It was the only game I saw at Shea that year, being preoccupied with school, community theater and the opposite sex. Of course, on TV I thrilled to Seaver's near no-hitter, reaching first place for the first time ever, the "black cat game," clinching the pennant, etc.
Did anyone really believe the Mets could beat the Orioles?
Mets fans certainly wanted to believe it and were sure our big three (Seaver, Koosman and Gentry) could go toe-to-toe with Palmer, McNally and Cuellar, but Baltimore, on paper, had a huge advantage on offense.
After the Mets exploded for 27 runs in sweeping the Braves in three games, we knew anything was possible. My father never doubted it for a moment.
Who was you favorite player back then?
Bud Harrelson. He was home grown (as was almost half the '69 team) and I identified with him because I never was much of a hitter but I always imagined myself the scrappy, slick-fielding type (although I wasn't any great shakes with the glove, either, and at least 20 pounds overweight).
The game was different then; Harrelson and Grote (the true leaders of the '69 Mets) made they All-Star team that year despite stats that in today's inflated offensive environment would render them late-inning defensive specialists. Neither ever drove in more than 40 runs in a season.
6. What do you think was the turning point for the Mets season, and was there a certain moment that made you realize the Mets were a team to be reckoned with?
First, they had the best month in their history in June, going 19-9 and surging from two games under .500 to 12 games over. Then in July they proved they could beat the team they HAD to beat, the superior-on-paper Cubs, taking 2 out of three at Shea and then doing the same at Wrigley Field the following week.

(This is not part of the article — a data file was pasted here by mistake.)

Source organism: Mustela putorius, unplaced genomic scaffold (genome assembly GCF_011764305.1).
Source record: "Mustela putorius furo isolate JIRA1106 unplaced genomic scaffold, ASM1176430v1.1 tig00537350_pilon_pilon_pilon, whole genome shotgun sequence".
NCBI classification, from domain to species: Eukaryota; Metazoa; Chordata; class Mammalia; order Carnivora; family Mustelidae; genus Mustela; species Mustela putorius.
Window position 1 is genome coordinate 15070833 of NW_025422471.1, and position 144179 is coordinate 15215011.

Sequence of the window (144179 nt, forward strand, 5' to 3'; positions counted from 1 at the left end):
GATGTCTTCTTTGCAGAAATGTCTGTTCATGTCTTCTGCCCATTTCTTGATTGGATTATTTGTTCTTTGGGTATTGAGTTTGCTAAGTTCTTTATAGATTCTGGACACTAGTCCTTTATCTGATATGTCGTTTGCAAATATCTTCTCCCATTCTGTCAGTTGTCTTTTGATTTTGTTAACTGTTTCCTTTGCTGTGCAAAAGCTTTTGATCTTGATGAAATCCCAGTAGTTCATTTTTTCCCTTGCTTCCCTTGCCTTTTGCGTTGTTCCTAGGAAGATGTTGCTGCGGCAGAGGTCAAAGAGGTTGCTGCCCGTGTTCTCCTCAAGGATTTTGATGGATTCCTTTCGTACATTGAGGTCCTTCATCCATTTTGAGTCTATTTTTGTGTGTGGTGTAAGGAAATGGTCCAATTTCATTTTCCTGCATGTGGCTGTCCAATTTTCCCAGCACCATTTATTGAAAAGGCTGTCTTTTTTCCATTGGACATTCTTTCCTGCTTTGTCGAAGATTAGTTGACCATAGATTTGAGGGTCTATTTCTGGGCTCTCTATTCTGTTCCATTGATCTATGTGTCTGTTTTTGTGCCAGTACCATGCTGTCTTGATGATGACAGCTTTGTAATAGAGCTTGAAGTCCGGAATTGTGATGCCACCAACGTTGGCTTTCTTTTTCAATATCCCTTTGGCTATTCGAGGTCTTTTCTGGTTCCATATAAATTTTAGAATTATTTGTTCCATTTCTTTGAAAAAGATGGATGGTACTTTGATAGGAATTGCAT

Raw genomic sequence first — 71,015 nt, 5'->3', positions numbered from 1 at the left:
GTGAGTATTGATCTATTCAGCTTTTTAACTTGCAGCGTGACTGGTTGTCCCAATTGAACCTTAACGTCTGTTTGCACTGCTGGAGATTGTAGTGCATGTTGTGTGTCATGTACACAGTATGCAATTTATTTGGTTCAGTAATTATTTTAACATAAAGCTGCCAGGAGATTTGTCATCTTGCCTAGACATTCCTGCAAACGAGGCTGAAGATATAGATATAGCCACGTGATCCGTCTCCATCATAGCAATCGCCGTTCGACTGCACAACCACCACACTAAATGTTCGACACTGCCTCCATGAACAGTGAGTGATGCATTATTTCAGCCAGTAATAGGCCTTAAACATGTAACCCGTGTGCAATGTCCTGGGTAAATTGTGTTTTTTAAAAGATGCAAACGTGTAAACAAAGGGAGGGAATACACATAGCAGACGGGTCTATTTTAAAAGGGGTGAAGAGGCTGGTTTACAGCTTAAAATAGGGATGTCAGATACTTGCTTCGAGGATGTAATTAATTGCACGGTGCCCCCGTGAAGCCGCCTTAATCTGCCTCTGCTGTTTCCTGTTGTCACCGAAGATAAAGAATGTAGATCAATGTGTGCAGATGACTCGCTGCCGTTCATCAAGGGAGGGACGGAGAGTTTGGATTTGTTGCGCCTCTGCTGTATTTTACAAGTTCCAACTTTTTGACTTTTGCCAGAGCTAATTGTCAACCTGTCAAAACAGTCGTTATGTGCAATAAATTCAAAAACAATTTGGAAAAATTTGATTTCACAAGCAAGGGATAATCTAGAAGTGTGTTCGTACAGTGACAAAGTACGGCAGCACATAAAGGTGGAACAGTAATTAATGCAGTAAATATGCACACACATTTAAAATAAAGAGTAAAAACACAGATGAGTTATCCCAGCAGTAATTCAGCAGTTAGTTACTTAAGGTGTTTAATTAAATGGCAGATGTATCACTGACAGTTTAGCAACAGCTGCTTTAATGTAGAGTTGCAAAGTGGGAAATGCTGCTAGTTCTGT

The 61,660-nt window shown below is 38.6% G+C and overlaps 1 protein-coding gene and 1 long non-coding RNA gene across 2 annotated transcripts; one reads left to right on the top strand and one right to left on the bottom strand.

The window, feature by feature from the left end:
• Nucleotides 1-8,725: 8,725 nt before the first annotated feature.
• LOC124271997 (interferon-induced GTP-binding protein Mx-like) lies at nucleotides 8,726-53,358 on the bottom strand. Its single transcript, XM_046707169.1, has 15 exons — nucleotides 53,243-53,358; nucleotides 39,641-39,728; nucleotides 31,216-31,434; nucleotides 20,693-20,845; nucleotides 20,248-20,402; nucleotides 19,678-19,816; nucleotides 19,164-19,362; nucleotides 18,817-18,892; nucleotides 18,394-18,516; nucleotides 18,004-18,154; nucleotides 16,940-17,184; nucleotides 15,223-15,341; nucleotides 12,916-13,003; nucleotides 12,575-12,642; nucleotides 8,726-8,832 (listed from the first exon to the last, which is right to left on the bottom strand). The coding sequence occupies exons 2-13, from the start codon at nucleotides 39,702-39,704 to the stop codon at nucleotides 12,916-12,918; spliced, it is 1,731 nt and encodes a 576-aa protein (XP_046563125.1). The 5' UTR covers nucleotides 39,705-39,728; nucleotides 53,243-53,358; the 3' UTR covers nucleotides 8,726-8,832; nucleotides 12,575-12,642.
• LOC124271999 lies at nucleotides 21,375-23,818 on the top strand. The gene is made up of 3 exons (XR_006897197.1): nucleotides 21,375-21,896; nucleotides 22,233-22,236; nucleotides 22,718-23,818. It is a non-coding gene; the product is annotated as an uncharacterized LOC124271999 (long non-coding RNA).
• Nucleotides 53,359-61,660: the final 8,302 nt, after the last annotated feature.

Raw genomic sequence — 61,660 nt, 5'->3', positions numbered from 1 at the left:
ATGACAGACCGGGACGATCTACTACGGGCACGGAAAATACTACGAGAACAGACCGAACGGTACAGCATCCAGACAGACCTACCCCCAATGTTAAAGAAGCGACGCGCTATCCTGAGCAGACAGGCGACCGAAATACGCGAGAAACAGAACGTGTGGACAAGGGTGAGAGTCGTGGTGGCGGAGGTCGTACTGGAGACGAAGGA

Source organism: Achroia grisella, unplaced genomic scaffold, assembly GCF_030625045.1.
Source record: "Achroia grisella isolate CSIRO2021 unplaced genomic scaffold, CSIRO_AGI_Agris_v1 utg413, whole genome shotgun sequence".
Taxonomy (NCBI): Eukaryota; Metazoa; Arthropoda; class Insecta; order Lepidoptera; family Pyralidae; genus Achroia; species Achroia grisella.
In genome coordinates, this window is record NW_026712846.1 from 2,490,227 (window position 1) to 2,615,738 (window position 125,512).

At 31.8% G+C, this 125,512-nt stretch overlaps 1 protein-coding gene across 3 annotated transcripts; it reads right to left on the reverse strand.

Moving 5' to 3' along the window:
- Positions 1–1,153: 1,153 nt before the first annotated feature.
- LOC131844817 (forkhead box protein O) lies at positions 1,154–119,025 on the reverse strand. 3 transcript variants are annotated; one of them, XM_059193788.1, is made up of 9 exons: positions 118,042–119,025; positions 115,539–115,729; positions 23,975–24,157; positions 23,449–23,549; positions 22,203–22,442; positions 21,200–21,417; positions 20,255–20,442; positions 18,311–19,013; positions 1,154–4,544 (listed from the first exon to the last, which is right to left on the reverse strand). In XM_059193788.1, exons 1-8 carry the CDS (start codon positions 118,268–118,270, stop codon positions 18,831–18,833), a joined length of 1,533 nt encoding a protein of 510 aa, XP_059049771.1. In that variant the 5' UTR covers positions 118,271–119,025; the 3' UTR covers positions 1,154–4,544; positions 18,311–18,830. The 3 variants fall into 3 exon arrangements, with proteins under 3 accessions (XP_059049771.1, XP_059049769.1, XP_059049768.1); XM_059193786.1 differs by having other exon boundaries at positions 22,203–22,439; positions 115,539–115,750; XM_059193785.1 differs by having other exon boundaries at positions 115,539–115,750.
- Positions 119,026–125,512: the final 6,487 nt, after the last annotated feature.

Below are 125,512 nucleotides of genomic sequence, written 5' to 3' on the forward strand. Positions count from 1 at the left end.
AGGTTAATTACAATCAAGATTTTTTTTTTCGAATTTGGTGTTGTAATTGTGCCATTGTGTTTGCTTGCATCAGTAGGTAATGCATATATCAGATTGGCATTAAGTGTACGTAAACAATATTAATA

Was there a moment during the World Series where you thought the Mets may have been in trouble?
I think we couldn't help feeling the bubble had finally burst when the Orioles put up a three-spot in the 4th inning of Game One off 25-game-winner Tom Seaver (who was also hit hard in his NLCS start vs. the Braves) and the Mets could only scratch out one run (on a sac fly by their "secret weapon," Al Weis).
That brought us down to earth a bit. Of course, they HAD to lose that first game make to eventual outcome seem all the more miraculous.
Was there a moment during the world series where you thought "oh my God, we are actually gonna win this thing"?
Winning Game Two was HUGE—a sterling pitching effort by Jerry Koosman (with Ron Taylor getting the last out with the tying run in scoring position and winning run on first) and Al Weis of all people driving in the game-winning run.
This knotted the series at 1-1 with the next three games to be played at Shea. The rest was one unbelievable thing after another—Agee's catches and (more incredibly) Swoboda catch, Cleon Jones' "shoe polish" ball, light-hitting Al Weis's, HR and JC Martin's game-winning bunt in which the umpires—and, unbelievable, Earl Weaver—failed to call an obvious interference. That stars were truly aligned for the Mets that year.
More impressive win 1986 or 1969, why ?and which one do you cherish more personally?
1969 was more impressive, because the Mets were overwhelming underdogs and had only won 73 games the previous season. Ron Taylor was the only Met with postseason experience (and that was five years earlier).
I cherish it more personally because it was the only championship I would share with my father (he passed away in late April of 1986, with the Mets already in first place to stay, and when Jesse Orosco struck out Marty Barrett to clinch the championship, I jumped up, shouted "Yes"—and then cursed them for not winning it all the year before for my dad).
It's ironic that the underdog 1969 Mets steamrolled through the post season and always seemed to be in command, while the clearly superior 1986 team that won its division by 21.5 games was continually on the brink of disaster throughout the post season and made us sweat through 13 post-season games
Once again I would like to thank my uncle David for taking the time to participate in this article. He really did a great job.